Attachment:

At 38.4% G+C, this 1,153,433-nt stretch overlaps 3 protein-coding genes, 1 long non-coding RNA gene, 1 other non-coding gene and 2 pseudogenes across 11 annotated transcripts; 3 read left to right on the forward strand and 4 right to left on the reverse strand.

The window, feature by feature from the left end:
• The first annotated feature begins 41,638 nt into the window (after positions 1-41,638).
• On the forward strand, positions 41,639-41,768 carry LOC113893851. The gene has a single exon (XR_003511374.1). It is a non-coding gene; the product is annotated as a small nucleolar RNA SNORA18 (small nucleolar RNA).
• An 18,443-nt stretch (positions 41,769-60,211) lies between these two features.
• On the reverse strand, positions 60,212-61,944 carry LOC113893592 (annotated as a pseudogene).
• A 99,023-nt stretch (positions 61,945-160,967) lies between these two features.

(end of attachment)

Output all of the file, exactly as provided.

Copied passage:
At 38.4% G+C, this 1,153,433-nt stretch overlaps 3 protein-coding genes, 1 long non-coding RNA gene, 1 other non-coding gene and 2 pseudogenes across 11 annotated transcripts; 3 read left to right on the forward strand and 4 right to left on the reverse strand.

The window, feature by feature from the left end:
• The first annotated feature begins 41,638 nt into the window (after positions 1-41,638).
• On the forward strand, positions 41,639-41,768 carry LOC113893851. The gene has a single exon (XR_003511374.1). It is a non-coding gene; the product is annotated as a small nucleolar RNA SNORA18 (small nucleolar RNA).
• An 18,443-nt stretch (positions 41,769-60,211) lies between these two features.
• On the reverse strand, positions 60,212-61,944 carry LOC113893592 (annotated as a pseudogene).
• A 99,023-nt stretch (positions 61,945-160,967) lies between these two features.